As you’ve likely realized, there are several general topics that you cover during performance reviews with your team. Within each area, you discuss not only where people are doing well and meeting expectations, but where there are areas for growth. The phrases we give here are generic examples that you should use as ideas to tailor to your unique employees, business needs, and office culture.
Communication and Attitude
Communication is a critical skill in every aspect of business, employment, and management. Even though every human communicates with countless people throughout their lives, many people struggle to do so efficiently.
Communication in the workplace is about more than just saying what you mean and having people understand you. It’s also about more than writing concisely worded correspondence and asking and answering thoughtful questions in presentations. It’s about understanding others’ communication styles and using verbal and non-verbal communication to move conversations along so that projects are successful.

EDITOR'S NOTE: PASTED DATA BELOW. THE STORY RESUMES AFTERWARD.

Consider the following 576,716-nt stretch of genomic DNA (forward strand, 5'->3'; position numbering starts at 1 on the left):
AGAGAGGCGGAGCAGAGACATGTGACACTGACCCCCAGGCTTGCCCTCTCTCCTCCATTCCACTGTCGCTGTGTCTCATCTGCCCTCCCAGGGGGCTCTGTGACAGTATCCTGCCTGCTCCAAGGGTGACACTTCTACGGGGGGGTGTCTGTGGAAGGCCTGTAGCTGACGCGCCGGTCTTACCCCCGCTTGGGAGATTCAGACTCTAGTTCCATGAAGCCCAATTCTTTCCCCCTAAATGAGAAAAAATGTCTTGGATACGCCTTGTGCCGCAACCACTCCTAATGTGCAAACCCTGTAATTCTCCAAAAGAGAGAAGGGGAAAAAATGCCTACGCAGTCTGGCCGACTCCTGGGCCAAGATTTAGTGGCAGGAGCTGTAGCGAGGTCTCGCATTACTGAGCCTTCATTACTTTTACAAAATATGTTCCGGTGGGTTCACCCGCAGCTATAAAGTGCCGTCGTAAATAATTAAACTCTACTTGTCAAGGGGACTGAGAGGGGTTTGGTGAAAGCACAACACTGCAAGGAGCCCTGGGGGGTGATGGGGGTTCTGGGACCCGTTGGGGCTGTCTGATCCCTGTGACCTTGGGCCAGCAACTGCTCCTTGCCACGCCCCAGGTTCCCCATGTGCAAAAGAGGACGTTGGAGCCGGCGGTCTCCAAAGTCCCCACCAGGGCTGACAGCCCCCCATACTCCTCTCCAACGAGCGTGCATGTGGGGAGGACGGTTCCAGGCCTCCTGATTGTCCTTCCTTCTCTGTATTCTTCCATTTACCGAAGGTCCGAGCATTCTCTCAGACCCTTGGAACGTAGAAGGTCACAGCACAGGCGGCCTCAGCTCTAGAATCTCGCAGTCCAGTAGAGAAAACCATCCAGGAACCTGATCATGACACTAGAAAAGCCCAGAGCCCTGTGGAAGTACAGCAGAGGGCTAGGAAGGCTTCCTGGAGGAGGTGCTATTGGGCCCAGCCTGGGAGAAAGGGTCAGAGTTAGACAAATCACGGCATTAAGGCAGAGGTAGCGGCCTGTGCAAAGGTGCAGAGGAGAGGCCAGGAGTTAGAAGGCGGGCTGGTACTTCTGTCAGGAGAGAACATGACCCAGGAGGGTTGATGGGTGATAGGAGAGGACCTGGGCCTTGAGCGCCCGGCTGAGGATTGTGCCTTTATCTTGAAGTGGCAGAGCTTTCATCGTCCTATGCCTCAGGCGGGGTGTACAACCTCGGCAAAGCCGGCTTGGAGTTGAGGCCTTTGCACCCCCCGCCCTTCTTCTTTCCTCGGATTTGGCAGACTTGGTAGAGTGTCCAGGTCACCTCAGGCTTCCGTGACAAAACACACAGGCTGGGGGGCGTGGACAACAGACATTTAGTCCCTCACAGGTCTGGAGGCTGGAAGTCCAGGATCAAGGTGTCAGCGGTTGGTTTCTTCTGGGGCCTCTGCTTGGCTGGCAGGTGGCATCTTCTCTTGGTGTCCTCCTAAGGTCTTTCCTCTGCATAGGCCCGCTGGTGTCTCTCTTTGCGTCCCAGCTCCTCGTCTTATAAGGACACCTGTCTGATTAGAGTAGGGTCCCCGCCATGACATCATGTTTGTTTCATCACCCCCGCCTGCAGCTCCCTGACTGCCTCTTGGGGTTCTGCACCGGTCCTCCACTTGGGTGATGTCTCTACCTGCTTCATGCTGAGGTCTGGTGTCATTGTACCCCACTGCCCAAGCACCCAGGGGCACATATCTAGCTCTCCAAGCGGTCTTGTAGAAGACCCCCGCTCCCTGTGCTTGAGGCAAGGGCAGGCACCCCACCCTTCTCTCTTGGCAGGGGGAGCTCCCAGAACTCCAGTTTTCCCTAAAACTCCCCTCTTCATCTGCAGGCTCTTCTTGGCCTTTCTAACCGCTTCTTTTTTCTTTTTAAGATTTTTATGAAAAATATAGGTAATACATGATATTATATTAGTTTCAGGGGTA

As a manager, the performance review phrases you should focus on when discussing cooperative and communication skills should address how your team member’s skills (or lack thereof) affect their role in the office. Do they actively listen, remember small details, and alter their communication style based on who they’re speaking to or what they are addressing? Does their style deepen or hinder relationships and collaboration? Are they able to provide clear feedback or do people hesitate to work with them because of consistent conflict?